Smart Technology Expands Water Quality Monitoring Capabilities
Water. Most North Americans take it for granted. Turn on the tap, and voila. But throughout the country, the quality of our water is being threatened by a tiny and surprisingly resilient enemy—algae. More specifically, a form of toxic algae that scientists call “harmful algal blooms” (or HABs). Smelly and slimy, often resembling the frothy top layer of your great aunt’s lime Jell-O salad, HABs can cause a range of potential problems to human health, the environment, and local economies. In one well-publicized example, unsafe levels of toxins (caused by HABs in Lake Erie) in Toledo’s water supply left close to half a million people without water in 2014, resulting in Ohio Governor John Kasich declaring a state of emergency.
And Ohio isn’t alone. According to the U.S. Environmental Protection Agency, harmful algal blooms reported in lakes, rivers, and reservoirs bearing nutrient-rich waters are one of the costliest and most challenging environmental problems facing our nation today. HABs develop when normal algae levels in water become too high. The root cause is generally nutrient loading—most often from agricultural runoff heavy with phosphorus and nitrogen.
Measuring and tracking nutrient levels in and entering surface water from tributaries is a critical component of understanding and predicting harmful algal blooms and targeting sources to improve water quality. However, solutions have historically been hampered by the absence of an affordable, real-time nutrient detection method.
Given the complexity of nutrient flows into the lake and how water flows and temperature affect HAB growth, it’s currently difficult for cities like Toledo to get warning of sudden increases in contaminants in surface water sources. But if given just a few hours of warning that the HAB would reach their intake pipes, they could adjust the treatment processes. To provide early warning of the nutrient flows that have the potential to cause HABs, we need to know what is happening as early in the chain of events as possible. That means measuring nutrient levels in the streams and rivers that flow into the lake.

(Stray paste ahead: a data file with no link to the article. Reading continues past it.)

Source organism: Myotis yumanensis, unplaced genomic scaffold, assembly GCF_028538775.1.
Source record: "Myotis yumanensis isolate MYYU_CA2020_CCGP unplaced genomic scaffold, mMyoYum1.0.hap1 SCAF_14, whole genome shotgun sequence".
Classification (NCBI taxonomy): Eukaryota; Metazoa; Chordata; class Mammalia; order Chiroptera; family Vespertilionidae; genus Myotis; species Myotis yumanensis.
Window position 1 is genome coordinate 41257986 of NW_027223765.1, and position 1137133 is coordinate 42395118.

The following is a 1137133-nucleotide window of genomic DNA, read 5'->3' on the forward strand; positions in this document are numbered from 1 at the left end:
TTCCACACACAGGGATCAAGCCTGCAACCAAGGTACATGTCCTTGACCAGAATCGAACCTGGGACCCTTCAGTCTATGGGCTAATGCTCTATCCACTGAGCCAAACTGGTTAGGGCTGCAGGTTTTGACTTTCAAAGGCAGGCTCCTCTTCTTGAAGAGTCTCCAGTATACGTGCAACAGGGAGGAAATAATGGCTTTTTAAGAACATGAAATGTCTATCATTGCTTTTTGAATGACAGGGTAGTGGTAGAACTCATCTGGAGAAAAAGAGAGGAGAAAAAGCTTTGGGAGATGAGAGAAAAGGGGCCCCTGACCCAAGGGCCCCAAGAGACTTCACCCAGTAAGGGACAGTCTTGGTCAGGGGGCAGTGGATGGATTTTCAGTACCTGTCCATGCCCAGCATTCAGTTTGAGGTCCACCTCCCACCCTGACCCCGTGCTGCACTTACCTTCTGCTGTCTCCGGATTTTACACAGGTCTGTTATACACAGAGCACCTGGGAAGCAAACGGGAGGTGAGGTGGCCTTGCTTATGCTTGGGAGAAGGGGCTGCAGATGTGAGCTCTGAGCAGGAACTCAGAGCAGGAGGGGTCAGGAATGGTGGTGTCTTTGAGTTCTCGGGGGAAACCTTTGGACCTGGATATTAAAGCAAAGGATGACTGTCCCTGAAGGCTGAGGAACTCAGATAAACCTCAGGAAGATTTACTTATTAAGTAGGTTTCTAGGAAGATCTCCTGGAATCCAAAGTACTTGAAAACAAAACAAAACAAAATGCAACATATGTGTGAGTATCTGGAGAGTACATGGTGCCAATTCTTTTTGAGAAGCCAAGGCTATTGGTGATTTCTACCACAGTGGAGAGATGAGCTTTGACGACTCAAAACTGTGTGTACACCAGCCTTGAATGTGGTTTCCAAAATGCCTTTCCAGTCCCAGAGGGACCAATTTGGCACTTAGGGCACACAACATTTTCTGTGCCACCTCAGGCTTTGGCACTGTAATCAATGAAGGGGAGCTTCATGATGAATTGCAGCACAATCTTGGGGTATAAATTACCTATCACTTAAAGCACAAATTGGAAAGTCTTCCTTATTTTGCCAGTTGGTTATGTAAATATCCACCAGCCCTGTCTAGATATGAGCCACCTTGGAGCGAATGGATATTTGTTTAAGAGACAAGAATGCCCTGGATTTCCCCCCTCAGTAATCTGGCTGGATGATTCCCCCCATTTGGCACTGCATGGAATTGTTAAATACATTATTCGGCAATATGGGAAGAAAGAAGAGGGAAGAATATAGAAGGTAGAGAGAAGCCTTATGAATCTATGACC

In order to provide that early warning, OHM Advisors recently created the “Great Lakes Automated Sampling Solution and Evaluation System,” (or GLASSES) which is an end-to-end, field-ready monitoring solution proven to work. Plus, it’s affordable and scalable and it can work with a wide variety of already-existing technologies.
I’m happy to share a quick Q&A to share with our readers more about this new solution.
1. Why are harmful algal blooms such a problem?
Beside the fact that they have the potential to kill fish and cause sickness in humans and animals, ranging from skin irritation and flu-like symptoms to kidney failure, they require specialized treatment—including expensive retrofits to treatment plants that result in higher processing costs. These costs ultimately get passed along to the consumer. In addition, HABs can have an impact on a community’s bottom line—devastating to property values, tourism, and businesses that need fresh water sources to thrive.
2. What is GLASSES and how does it help solve the problem of HABs?
GLASSES is essentially a model for marrying several different types of technologies in order to enable real-time monitoring of nutrients or other types of substances. It integrates innovative detection methods, telemetry, and cloud-based analytics, all of which are automated, low-cost components that are already tested and exist on the market today.
For our initial test, we used water monitoring equipment provided by Green Eyes Science to collect data, telemetry units provided by HESCO to transmit the data, and a cloud-based analytics platform provided by H2Ometrics to present visual results in real time. The beauty is in how the pieces work together to feed data, every hour, to a cloud-based database. As a result, we get a density and frequency of data that we never had before. And that dramatically improves our ability to monitor water quality in real time.
3. How is this method different from the traditional approach to nutrient monitoring and detection and what does that mean for the field?
There are many challenges to monitoring nutrients that cause HABs in our country’s lakes and water systems, including the high cost of monitoring phosphorus and the lack of continuous data available to support real-time decision making. While monitoring the water quality of tributaries is not a new idea, the traditional techniques of performing monitoring have come with inherent limitations. Often times, monitoring programs have involved sending out a crew by vehicle to perform grab sampling or using composite samplers to collect samples, and then testing those samples in a lab. This method of monitoring naturally limits the frequency of sampling and the timeliness of turning samples into valuable information.